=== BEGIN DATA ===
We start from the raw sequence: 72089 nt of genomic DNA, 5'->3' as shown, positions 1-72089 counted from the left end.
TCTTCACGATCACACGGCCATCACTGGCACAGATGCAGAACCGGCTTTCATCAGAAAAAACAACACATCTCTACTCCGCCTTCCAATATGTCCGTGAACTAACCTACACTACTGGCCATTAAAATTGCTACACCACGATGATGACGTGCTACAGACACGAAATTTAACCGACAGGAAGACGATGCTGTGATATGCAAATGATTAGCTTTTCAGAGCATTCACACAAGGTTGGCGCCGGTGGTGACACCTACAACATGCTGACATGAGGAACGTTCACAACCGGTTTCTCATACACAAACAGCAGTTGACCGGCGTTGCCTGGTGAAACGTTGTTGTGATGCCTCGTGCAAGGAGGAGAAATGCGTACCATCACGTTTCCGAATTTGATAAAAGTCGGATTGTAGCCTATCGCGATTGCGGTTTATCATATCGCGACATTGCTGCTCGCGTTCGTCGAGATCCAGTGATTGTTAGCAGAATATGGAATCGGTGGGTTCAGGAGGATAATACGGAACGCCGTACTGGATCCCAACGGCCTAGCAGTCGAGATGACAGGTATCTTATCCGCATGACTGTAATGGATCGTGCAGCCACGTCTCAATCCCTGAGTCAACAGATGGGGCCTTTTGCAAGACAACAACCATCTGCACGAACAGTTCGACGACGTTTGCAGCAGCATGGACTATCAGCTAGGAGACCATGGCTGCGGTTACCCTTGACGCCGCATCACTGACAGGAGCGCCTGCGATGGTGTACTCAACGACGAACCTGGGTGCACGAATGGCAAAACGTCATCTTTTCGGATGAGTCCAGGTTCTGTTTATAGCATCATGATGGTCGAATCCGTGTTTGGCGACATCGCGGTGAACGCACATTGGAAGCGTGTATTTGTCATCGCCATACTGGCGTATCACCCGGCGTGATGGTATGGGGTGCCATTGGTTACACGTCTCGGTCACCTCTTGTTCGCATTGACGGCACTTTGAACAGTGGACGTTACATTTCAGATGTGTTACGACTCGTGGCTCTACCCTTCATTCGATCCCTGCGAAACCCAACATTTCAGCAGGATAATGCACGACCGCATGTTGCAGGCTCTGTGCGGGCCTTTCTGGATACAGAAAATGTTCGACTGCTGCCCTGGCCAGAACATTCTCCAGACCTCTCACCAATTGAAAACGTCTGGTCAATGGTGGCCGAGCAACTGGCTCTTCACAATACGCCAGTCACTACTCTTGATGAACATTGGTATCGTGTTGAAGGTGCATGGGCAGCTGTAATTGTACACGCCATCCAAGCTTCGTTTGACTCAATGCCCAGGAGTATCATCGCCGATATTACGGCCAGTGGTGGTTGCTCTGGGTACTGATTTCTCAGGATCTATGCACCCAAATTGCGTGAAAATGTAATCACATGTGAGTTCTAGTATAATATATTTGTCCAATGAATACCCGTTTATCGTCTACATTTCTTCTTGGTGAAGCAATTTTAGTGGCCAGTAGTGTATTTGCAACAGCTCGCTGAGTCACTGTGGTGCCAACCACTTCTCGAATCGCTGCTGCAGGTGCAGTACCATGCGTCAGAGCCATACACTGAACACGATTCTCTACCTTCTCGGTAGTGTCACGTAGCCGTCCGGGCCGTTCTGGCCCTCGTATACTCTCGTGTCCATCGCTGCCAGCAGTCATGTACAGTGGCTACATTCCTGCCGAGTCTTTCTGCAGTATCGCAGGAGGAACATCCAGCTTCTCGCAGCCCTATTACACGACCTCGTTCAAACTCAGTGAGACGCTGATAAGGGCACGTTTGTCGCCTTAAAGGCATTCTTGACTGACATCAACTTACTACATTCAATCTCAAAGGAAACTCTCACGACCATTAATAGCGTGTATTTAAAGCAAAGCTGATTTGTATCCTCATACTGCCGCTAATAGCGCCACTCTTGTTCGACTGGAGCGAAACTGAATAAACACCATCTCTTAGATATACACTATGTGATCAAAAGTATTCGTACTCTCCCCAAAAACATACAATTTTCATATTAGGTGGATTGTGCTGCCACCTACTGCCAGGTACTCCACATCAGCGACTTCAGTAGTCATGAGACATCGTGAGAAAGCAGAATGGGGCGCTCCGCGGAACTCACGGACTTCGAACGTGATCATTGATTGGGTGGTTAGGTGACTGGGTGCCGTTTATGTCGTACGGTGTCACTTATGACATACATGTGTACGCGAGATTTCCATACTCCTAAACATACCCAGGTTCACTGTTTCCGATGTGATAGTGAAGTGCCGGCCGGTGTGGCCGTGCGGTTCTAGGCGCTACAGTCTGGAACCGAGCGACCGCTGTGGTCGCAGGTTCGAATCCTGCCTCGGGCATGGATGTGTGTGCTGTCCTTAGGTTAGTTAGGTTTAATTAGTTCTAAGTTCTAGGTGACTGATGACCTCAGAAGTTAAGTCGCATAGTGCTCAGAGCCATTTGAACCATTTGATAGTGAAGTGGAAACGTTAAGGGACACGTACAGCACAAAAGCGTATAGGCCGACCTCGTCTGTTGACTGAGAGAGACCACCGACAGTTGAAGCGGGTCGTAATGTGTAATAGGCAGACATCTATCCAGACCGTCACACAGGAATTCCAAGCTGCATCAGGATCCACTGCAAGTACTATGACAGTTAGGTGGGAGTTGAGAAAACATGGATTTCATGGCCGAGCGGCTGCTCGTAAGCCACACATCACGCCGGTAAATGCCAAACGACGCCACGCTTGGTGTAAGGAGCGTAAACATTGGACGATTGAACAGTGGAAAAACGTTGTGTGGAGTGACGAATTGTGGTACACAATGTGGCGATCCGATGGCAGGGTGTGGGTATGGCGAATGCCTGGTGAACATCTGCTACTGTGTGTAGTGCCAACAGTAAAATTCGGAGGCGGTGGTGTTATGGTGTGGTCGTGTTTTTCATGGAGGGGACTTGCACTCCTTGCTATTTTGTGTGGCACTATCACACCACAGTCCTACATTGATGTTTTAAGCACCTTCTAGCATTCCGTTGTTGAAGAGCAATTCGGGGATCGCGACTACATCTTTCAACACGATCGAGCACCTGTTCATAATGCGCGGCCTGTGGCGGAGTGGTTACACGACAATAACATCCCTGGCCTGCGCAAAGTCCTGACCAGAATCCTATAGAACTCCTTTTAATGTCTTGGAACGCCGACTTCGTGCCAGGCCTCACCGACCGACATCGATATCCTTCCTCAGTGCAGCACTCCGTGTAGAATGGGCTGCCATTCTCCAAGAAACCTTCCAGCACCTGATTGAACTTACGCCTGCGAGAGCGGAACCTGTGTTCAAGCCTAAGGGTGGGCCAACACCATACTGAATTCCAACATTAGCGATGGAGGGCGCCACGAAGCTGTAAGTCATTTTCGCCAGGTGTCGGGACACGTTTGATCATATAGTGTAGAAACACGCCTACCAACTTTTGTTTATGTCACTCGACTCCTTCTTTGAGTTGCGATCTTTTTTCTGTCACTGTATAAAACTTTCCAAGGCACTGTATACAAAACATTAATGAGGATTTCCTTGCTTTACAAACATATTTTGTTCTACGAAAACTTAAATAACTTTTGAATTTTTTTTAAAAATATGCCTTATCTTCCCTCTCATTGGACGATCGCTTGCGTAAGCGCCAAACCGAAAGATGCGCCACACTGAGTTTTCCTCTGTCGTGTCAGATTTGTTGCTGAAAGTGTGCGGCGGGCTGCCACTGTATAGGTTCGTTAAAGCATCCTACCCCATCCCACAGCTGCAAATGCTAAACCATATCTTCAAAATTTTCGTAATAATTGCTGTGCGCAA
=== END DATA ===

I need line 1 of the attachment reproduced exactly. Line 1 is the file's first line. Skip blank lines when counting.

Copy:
We start from the raw sequence: 72089 nt of genomic DNA, 5'->3' as shown, positions 1-72089 counted from the left end.